In the IPL, the winning team will play, say, 16 games, and the team that doesn’t make the final might play 13 games, or 14 games. It’s not that big a deal, but when you’re playing five or six games, that extra game is huge. I’d be very surprised if top five didn’t consist of three or four of the finalists, and India are obviously the big favourites to make the finals. Dhawan’s an all right price, but Kohli and Sharma are rightful favourites.
Dave Duffield: For the top wicket taker … I won’t get you to go into too much detail, but is there one standout bet? Just to put you on the spot?
Matt: Not really. Again, Indian seamers we got Bum … I think we got $40 on Bumrah and $34 about Nehra. They’re very good prices. That duo, I can see on the screen right now. Amir is an interesting one, but probably short enough. Ashwin we got $15 but I’m not convinced. $8 is a terrible price. Absolutely terrible price. Gun to head, I’d probably say a leg spinner wins it, but it’s another really open market. I’m not doing very well here, with the tips.
Dave Duffield: Nah that’s OK it’s early days. We’ll actually wrap it up there, for now. Hopefully we get a little bit more good luck in this tournament than we did in the Big Bash, which was very profitable, but also things didn’t really … We didn’t really get the rub of the grain, you might say.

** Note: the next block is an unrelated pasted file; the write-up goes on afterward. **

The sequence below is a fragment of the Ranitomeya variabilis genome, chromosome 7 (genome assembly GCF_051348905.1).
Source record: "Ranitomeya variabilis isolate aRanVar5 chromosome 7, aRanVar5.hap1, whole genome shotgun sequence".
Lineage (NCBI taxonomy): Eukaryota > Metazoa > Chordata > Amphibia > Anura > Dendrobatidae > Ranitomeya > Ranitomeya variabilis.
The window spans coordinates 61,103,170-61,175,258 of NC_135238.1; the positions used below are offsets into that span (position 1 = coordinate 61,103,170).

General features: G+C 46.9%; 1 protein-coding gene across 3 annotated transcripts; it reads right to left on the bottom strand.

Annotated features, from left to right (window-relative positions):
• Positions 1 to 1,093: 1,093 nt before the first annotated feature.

Matt: That’s true. Couple I’ve written down. I do a millionaire maker and I make it pretty much every tournament, which is basically a multi of a bunch of top team batsmen or bowlers, but I will do in the next 24 hours, send it through to you, and you can stick it in the newsletter. It’d probably be a two to three thousand to one shot, but it’s well worth doing. We’ve been close a couple of times before.
It will only cost $10 to maybe make yourself an awful lot of money, so that’ll be worth doing. Shazad has been confirmed as an opener for Pakistan. He’s $5, with Bet365 currently that’s a decent price. Ladbrokes have my boy, Andre Russell, at $17 for the top West Indies batsman, which probably won’t win, but is … In the industry, we call that a good value loser. It should be probably $8 or $9.
Dave Duffield: Excellent. Thanks again for joining us on the show, Matt, and good luck for the tournament. Good luck to all the members, because we’ll have a number of pre-match bets and I know you do like overs for runs and 6’s so it’s good to cheer on.
Matt: Yeah, especially in India. Small ground, big bats, it should be a run fest.